photography

Annie Leibovitz: a preview

November 20, 2010
Annie Leibovitz's family snaps: My brother Philip and my father, Silver Spring, Maryland, 1988

Every aspiring amateur should find inspiration in the Annie Leibovitz exhibition at the Museum of Contemporary Art, for it suggests that one can be the most famous, most highly paid photographer in the world, and rarely produce anything that might be called a masterpiece. Leibovitz is known for her portraits of celebrities, and by the ineluctable … More


Annie Leibovitz at the MCA

November 19, 2010
Annie Leibovitz, Patti Smith with her Children, Jackson and Jesse, St. Clair Shores, Michigan 1996

Every aspiring amateur should[JM1] find inspiration in the Annie Leibovitz exhibition at the Museum of Contemporary Art, for it suggests that one can be the most famous, most highly paid photographer in the world, and rarely produce anything that might be called a masterpiece. Leibovitz is known for her portraits of celebrities, and by the … More


Alfred Stieglitz

July 24, 2010
Alfred Stieglitz ‘City of ambition’, 1911, photogravure, 33.9 x 26.0

In his poem, On the Manner of Addressing Clouds, Wallace Stevens describes those billowing masses as “gloomy grammarians in golden gowns”. Passing through the skies, clouds elicit high-minded tributes from poets and artists, yet drift on indifferently. Clouds are ephemeral, yet monumental. The work of art aspires to permanence and monumentality, yet it too is … More


Bill Henson David Aspden

May 15, 2010
Bill Hensen, Untitled #7, 2008/2009, archival inkjet pigment print

How fleeting and fickle are the excitements generated by the media. In 2008 it seemed as though Australian civilisation was on the brink of disaster because Bill Henson had exhibited photographs of nude teenagers. It made little difference that he had been doing this for almost thirty years already, with the works being shown in … More


Fiona Tan, Jon Lewis & Kate Geraghty

May 1, 2010
Fiona Tan, Disorient (still), 2009.

Fiona Tan is almost the perfect multicultural artist. Born in Indonesia of Australian and Chinese parents, brought up in Melbourne, she now resides in the Netherlands. Last year she was the Dutch representative at the Venice Biennale, where her video, Disorient, was one of the best received exhibits in a largely disappointing show. Would it … More


Dennis Hopper & the New Hollywood

April 10, 2010
Dennis Hopper working on The Last Movie, 1971

When Dennis Hopper read the script of David Lynch’s 1986 film, Blue Velvet, he is reputed to have called the director and said: “You have to let me play Frank Booth because I am Frank Booth.” Nobody who has seen Blue Velvet could ever forget Hopper’s performance: a blue-eyed psychopath puffing pure oxygen from a … More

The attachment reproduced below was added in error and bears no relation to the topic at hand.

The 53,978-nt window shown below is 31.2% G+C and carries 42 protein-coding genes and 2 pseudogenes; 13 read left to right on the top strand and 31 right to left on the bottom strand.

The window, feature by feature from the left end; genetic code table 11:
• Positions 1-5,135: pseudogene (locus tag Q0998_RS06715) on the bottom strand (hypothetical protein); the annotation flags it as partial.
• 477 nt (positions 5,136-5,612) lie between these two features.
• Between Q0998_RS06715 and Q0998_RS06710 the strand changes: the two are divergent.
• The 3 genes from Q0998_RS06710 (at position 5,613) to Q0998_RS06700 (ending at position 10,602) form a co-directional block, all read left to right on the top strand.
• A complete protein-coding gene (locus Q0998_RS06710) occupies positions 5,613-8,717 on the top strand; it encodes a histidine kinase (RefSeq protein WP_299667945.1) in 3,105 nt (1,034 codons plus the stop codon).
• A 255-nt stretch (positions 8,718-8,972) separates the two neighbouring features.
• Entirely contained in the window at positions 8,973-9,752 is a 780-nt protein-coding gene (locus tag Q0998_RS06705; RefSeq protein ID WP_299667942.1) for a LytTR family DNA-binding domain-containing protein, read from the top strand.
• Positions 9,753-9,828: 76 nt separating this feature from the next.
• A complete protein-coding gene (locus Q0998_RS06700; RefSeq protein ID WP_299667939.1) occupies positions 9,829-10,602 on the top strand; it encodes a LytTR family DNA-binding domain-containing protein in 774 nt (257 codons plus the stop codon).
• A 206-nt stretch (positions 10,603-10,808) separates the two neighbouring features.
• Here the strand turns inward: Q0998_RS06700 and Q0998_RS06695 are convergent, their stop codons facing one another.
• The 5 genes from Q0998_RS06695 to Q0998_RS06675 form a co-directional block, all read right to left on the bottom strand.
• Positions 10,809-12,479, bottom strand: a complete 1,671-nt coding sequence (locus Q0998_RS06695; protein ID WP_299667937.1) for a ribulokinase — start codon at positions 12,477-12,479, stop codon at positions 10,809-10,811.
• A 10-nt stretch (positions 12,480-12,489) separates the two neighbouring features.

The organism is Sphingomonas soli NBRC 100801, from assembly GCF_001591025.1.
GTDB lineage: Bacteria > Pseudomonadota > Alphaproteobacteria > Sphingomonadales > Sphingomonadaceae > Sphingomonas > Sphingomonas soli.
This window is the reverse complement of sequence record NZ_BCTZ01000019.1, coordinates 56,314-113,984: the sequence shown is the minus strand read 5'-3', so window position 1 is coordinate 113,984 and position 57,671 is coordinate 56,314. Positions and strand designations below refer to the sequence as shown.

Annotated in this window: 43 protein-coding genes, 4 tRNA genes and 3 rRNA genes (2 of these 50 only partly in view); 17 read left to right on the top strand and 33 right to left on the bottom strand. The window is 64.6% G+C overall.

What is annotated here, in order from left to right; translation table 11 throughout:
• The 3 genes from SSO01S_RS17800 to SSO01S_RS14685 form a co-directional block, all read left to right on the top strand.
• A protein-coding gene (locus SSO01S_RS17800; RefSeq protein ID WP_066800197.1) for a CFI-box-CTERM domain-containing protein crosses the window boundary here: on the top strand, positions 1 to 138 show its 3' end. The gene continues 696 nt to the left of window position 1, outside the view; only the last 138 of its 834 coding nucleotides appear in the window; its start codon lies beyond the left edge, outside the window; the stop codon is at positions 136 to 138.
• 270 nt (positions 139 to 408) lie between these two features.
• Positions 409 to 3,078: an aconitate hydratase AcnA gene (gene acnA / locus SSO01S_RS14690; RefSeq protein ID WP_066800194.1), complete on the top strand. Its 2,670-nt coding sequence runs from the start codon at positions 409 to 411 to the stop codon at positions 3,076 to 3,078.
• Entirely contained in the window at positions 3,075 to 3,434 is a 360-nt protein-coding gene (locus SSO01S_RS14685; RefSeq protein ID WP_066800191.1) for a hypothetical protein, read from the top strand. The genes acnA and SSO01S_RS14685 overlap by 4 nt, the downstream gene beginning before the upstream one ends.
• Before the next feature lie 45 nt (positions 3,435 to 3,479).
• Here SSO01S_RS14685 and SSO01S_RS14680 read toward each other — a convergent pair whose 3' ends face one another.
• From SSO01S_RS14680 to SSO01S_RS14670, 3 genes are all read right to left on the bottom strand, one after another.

Maitland Regional Art Gallery & Danny Huynh

August 22, 2009
Graham Kuo, Black and White with Colour Lines, 2009, ink and pastel on paper, 27cm x 57cm each

Having grown up in the coalfields of the Hunter Valley, I never thought I’d see the day when those prosaic towns would manifest a love of art. That was before last weekend when Maitland confounded all expectations by opening a spectacular new gallery. The Maitland Regional Art Gallery is a clever meshing of old and … More


Photography as Art

December 31, 2001

“Photography is the art of comparison,” says the garrulous, omniscient narrator in Murray Bail’s novel, Eucalyptus, who sounds suspiciously like the author. “Anyone can take a photograph. The ‘art’ has already been composed by the subject itself, even when it’s a brick wall – really, the word ‘art’ here is an amazing pretension, since it … More


Pride and Passion – Photographic Portraits of Fairfield by Danny Huynh

March 19, 2001

Multiculturalism isn’t folk dancing, it’s the stoning of adulterers. Anthony Daniels. ‘Multiculturalism’ is one of the most contested terms in our modern liberal democracy. For some commentators it represents a sentimental dream of folk dances, national costumes and ethnic cuisine. Others see it as a mask for religious extremism and intolerance, age-old vendettas, and barbaric … More


From Bondi to Broken Hill

May 1, 1998

It was in the middle of a London winter that I first became aware of the great, abiding seductiveness of Sydney. The occasion was a trip to the movies on one of those typically grey days when a little watery sunshine appears at about 10 o’clock and is gone by half-past three. The air was … More